Hello, and welcome to the Dinosaur Polo Club devlog! I hope to be updating this every week or two, assuming I can do so without it eating too much in to development time. Please get in touch via email or Twitter if you have anything specific you want to hear about, a comment to make on something I’ve posted, or if you just want to chat!
To start the devlog off, I thought I would write a short article on how it was that we came to be developing Mini Metro in the first place. Every game developer has so many ideas floating around and I find it fascinating to hear how it is that they choose which one to pour their creative energies in to.
The two of us that make up the Dinosaur Polo Club – Robert (@shiprib), and me (Peter, @peterc_nz) – have been in game development for yonks. However, outside of our work at Sidhe Interactive (we left in 2006), we haven’t shipped anything much. We’ve poured countless hours into projects that, realistically, could never have been completed. We’ve always had our heads in the sand.
It took the birth of my son last year, and the corresponding massive reduction in my free time, for me to realise that if I ever wanted to make my own games, let alone make a career out of indie game development, I had to make some serious changes in the games I attempted to develop.
So we did the dorky thing and wrote some lists. In order to get a clear idea on what sort of games we could realistically develop, we enumerated our strengths and weaknesses as developers. Here’s what we came up with:
- Plenty of professional game programming experience.
- Web development experience.
- Good at executing simple, consistent graphic design.
- A long history of playing board games, tabletop wargames, and video games.
- Good at grokking game mechanics.
- A pedantic streak, which helps tremendously when adding the final polish to a title.
- Only a handful of hours a day for development (Robert has a full-time job, I’m a stay-at-home dad).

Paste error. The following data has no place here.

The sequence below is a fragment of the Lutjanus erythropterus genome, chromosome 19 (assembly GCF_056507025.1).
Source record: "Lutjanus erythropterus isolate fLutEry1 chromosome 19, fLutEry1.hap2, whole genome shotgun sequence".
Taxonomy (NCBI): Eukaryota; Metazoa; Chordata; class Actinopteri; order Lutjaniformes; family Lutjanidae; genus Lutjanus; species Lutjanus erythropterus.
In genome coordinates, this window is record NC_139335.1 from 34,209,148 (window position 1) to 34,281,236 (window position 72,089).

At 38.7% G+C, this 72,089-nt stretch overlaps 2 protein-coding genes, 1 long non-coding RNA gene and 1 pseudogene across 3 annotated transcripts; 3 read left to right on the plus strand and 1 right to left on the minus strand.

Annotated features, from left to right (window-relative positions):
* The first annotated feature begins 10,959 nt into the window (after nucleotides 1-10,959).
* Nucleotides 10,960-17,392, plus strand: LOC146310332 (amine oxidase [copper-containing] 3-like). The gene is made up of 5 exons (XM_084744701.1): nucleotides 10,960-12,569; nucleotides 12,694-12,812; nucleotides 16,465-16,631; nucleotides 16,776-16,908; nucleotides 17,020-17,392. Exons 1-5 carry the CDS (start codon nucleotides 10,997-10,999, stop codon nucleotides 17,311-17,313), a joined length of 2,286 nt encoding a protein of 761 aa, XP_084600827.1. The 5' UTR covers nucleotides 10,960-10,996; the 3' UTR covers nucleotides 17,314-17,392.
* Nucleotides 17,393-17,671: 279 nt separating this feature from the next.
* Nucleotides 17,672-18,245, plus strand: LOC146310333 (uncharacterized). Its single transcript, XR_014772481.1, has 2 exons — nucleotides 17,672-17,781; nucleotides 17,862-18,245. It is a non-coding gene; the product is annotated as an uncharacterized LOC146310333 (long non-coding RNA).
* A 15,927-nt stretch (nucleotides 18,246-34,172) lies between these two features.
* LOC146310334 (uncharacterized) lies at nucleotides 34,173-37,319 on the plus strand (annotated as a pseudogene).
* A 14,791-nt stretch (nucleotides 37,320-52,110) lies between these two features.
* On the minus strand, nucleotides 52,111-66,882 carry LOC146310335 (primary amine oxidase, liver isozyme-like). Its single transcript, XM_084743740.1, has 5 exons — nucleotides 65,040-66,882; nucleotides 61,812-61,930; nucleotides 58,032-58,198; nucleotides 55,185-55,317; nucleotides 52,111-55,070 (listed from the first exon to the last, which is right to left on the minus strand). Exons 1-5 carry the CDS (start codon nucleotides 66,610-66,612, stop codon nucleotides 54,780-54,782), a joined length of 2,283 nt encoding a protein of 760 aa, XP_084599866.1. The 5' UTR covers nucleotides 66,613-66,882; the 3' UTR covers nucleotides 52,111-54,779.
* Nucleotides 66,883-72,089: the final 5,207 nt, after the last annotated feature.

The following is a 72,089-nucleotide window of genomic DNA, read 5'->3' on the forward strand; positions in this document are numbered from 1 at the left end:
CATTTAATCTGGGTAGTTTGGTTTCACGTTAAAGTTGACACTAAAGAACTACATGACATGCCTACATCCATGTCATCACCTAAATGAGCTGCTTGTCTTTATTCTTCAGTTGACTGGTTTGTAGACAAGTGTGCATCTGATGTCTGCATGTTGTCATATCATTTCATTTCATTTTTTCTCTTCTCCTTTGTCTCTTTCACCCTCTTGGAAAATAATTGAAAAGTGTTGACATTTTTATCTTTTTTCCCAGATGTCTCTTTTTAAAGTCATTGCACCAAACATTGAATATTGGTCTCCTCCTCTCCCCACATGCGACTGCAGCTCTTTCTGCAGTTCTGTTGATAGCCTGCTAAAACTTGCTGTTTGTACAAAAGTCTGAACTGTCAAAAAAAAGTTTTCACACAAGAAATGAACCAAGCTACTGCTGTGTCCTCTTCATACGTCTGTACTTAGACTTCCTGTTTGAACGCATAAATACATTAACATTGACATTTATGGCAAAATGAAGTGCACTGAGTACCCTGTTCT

- Zero skills at producing art assets.
- Zero music & audio skills.
- A pedantic streak, which can mean getting distracted for long periods on trivial tasks.
- No talent at PR and business, and not much drive to get better at it.
Based on the weaknesses we’d listed, we proceeded to rule out certain kinds of games that we shouldn’t even consider developing. Little time meant no hand-generated levels. The inability to generate art assets internally meant we couldn’t do anything art-heavy. And obviously we weren’t going to do anything with a strong audio component either.
Personally, one of the biggest concessions I had to make was to negate my code pedantry and perfectionism by not using an in-house game engine. I LOVE to develop engines; I love writing the low-level graphics layer, clever input frameworks, all the platform-specific glue, implementing APIs for OS-specific features like Game Center, et cetera, et cetera, et cetera. I just love it. But I’ve been doing that for years, and all I’ve ended up with is code. Lots and lots of code that does nothing that a thousand open source engines can’t do. So it was an easy choice (and an emotional one) to put my own engine development on the back burner and instead use Unity, with Matt Rix’s Futile framework.
We looked next at our strengths, and thought about what we could do with them within our constraints. Code wasn’t a problem, so levels could be procedural. A simple, abstract visual style would be possible. Consistent game rules wouldn’t be an issue once we had a concrete idea.
As often occurs, it was ironically liberating working within constraints. We were freed from considering so many choices that the ones left to us were so much clearer.
A number of ideas came to the fore, among them an abstract wargame, and a subway travelling game (almost Mini Metro in reverse). We decided to develop our first prototype during Ludum Dare 26. Doing so during a game jam was the ideal way to force us to produce a playable product, and the theme (which turned out to be, perfectly for us, minimalism) would hopefully spur some creativity.
Out of Ludum Dare came Mind the Gap, which was a direct product of playing to our strengths. Even before the end of the jam we had all-but decided to continue development, and here we are!